There are many reasons. I think the following are also important.
- Laboratory animals have better essential nutrient nutrition, allowing the added agent, be it just a single vitamin or a small cocktail, to be more effective because all agents work within the context of the otherwise well nourished, well-functioning cell, tissue, organ, and whole body.
- The humans tend to be sicker than the animals: if they are past the point of disease/medical condition reversibility (I have posited that every disease and every medical condition has a period of reversibility; it is critical to treat during this period), of course a supplement or two will not help. In streptozotocin-induced diabetes in lab animals, the researchers start treatment as soon as the blood sugar is stably elevated. People with diabetes for 10-20 years are treated in clinical trials.
- The animals have no choice but to accept any lifestyle changes enforced by the researchers. The humans resist any lifestyle changes that increase pain and unhappiness but tell researchers that they are following their directions.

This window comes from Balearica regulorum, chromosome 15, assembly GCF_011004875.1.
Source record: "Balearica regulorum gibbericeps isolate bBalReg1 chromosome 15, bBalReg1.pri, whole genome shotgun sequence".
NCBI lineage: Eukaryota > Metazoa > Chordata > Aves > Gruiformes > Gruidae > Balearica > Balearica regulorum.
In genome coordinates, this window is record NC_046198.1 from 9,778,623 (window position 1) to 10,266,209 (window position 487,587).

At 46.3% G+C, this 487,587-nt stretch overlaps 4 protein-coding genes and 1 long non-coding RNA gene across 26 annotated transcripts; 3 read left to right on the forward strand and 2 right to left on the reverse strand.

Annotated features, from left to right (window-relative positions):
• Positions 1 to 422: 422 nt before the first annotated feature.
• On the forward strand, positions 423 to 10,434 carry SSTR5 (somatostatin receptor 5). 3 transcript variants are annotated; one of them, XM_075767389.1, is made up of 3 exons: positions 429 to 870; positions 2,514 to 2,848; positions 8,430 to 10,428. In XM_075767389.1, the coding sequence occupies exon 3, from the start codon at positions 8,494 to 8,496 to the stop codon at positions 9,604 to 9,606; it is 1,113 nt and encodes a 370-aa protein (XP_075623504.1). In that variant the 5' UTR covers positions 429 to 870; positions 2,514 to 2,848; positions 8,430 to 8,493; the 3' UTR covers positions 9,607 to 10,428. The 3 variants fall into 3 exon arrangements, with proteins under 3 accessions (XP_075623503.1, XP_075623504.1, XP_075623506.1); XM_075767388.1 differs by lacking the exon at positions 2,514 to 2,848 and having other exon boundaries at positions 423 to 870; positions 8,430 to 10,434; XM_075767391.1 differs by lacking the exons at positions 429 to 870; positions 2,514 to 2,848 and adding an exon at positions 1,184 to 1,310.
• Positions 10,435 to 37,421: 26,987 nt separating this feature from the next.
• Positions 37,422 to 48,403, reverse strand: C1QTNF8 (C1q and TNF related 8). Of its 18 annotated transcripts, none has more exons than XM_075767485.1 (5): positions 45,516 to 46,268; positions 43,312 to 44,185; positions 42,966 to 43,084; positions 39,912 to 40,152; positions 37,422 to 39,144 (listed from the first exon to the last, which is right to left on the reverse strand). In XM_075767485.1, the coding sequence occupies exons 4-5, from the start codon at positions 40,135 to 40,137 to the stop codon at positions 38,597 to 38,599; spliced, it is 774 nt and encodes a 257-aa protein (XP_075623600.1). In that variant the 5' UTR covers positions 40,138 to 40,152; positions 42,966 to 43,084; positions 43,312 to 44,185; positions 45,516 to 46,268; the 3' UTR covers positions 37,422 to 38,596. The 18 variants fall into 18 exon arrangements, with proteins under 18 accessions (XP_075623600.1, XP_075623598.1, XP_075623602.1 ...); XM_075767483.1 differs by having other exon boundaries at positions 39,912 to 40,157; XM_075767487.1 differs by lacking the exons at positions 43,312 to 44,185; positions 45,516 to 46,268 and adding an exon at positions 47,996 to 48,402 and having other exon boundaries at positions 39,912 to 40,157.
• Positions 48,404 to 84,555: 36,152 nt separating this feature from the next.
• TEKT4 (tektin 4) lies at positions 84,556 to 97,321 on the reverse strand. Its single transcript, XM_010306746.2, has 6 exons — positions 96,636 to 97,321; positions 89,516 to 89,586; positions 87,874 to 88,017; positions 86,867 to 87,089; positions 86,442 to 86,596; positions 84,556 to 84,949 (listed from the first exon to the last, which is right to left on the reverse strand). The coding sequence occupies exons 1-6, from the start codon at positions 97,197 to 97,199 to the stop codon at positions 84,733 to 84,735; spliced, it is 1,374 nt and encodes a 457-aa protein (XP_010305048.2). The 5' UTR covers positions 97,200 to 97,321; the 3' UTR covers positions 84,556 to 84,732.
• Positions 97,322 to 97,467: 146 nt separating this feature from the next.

- The animals are not taking drugs, while the humans are taking one or more prescription medications that can interfere with overall nutrient sufficiency and seriously perturb not just the targeted pathway but other, even non-related pathways (statins seem to produce most of their benefit not from inhibiting synthesis of cholesterol, but from their beneficial effects on NOS metabolism, and a small positive effect from a small reduction in protein isoprenylation). All prescription medications disrupt metabolism, leading to shortfalls, and doctors usually give a prescription to address a single shortfall. Example: statins reduce cholesterol, isoprenylpyrophosphate, dolicols, CoQ10, and squalene, to name a few, and doctors merely recommend a CoQ10 supplement. Lame squared. Thiazide diuretics have diabetics urinating out zinc, thiamine, potassium, and so many other things, and doctors prescribe only potassium. Get serious! If the clinical trial was the effect of taurine on some complication of diabetes, how well will it work when the diabetics are urinating out thiamine (not to mention their taurine supplements)?